A Richmond city police officer filed a lawsuit this October against the city and its police chief, claiming that he has suffered harassment and racial discrimination at work due to being African American. The suit is one among many that have been filed against the city’s police chief. The lawsuit claims that the police officer was subjected to “excessive scrutiny, criticism and discipline” that his Caucasian co-workers were not exposed to, and that his reviews on the force were exceptional for three years before the current police chief was hired.
The police officer was fired previously in 2006 and in 2009 but regained his job back both times through arbitration and being acquitted. The officer is claiming that the discrimination and harassment he is suffering is preventing him from moving forward in his career. He is suing for $5 million in damages. Previously, in 2007, seven high-ranking African American Richmond police officers filed a suit against the police chief seeking $18 million in damages for racial harassment.
Racial discrimination and harassment in the workplace is illegal in California and federal law remedies for racial discrimination are in the Title VII of the Civil Rights Act of 1964, which applies to all companies with more than 15 employees. Common examples of racial discrimination includes using racial slurs or other offensive statements based on race that creates a hostile environment, classifying employees based on race and isolating them and assigning employees of a single race to certain establishments. Title VII also protects those who file discrimination charges.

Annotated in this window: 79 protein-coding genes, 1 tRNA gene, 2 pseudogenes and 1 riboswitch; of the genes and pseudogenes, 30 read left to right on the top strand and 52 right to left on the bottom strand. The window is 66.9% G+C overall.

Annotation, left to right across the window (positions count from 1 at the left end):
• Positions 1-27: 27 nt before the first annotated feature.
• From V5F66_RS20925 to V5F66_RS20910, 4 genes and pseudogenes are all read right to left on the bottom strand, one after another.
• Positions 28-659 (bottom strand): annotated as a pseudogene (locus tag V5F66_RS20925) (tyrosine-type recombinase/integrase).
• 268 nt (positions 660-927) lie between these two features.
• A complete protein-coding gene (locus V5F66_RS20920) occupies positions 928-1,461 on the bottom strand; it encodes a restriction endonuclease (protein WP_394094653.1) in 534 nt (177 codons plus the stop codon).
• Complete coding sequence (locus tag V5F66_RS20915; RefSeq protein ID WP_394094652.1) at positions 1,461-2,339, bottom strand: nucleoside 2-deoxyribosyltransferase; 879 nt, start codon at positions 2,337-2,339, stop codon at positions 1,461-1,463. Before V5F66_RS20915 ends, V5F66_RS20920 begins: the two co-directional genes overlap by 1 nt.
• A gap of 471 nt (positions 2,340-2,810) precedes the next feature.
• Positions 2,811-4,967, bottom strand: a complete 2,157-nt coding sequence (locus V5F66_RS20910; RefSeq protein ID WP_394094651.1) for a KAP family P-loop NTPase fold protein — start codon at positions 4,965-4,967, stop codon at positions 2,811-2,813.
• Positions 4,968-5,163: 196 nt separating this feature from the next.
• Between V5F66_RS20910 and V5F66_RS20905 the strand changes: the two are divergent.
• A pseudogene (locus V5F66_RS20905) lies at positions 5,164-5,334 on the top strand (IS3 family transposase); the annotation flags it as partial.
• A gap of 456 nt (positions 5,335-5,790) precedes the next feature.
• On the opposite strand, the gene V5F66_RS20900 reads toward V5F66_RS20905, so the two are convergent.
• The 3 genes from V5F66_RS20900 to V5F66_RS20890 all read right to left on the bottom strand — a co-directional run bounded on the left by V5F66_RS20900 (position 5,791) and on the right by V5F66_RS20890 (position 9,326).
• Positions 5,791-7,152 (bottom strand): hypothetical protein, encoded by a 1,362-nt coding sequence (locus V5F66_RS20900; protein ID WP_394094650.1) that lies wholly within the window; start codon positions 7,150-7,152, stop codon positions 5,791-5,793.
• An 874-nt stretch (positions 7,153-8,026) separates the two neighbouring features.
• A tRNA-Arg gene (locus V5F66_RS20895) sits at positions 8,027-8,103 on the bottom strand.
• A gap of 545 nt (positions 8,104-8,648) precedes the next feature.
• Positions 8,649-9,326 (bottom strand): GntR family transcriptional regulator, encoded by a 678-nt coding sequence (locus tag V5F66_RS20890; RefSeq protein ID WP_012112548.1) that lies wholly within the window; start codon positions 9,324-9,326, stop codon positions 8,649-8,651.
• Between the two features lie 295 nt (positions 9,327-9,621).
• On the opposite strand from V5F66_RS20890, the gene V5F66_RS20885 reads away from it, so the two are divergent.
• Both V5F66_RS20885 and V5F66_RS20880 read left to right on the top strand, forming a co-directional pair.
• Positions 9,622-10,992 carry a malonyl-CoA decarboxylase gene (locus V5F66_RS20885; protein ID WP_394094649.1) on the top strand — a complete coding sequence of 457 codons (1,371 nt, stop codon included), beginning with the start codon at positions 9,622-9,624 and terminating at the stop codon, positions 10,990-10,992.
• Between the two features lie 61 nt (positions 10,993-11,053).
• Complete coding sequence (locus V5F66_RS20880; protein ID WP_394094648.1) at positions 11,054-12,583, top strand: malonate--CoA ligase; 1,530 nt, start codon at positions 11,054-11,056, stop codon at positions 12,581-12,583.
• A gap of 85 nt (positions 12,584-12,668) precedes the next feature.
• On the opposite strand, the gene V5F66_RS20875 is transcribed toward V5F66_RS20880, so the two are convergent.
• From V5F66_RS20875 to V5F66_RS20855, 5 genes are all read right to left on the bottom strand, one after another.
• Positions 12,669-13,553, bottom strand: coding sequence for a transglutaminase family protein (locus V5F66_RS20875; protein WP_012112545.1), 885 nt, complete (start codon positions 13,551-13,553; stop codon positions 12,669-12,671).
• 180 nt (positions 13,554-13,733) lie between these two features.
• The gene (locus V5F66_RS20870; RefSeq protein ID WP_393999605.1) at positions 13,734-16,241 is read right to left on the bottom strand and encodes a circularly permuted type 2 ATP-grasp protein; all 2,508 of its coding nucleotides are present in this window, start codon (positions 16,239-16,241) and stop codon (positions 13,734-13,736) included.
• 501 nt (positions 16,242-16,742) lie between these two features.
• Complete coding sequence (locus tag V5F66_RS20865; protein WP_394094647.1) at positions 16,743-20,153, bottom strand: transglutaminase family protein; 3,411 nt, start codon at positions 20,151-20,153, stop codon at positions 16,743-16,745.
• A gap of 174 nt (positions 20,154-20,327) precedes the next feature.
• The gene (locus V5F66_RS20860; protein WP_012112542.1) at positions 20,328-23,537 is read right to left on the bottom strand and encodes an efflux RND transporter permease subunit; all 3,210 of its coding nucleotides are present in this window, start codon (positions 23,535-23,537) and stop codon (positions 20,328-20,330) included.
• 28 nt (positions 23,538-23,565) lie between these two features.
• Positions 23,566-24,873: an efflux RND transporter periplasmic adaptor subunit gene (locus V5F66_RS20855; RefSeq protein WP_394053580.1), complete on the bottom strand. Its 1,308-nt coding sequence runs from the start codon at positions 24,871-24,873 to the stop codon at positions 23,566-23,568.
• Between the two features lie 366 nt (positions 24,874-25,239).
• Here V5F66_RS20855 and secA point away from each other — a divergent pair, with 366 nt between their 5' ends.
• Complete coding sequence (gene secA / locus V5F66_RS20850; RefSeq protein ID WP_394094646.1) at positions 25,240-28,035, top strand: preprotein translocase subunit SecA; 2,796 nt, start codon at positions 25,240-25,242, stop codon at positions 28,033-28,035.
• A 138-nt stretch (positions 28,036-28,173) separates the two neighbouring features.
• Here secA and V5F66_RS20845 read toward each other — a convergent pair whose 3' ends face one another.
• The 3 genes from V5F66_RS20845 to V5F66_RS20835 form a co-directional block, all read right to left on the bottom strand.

What Do I Do If I’m Discriminated Against at Work?
If you feel you are being discriminated against at work, you deserve to file a complaint. Our California employment attorneys can help you figure out your next step if you are being harassed on the job. Schedule a consultation with our Los Angeles discrimination attorneys today to discuss your case, or share your story with us on our Facebook page.
Did You Know: Discrimination in the workplace can be based on any racial traits, including skin, eye or hair color and facial features.
Kesluk, Silverstein & Jacob– Los Angeles employment attorneys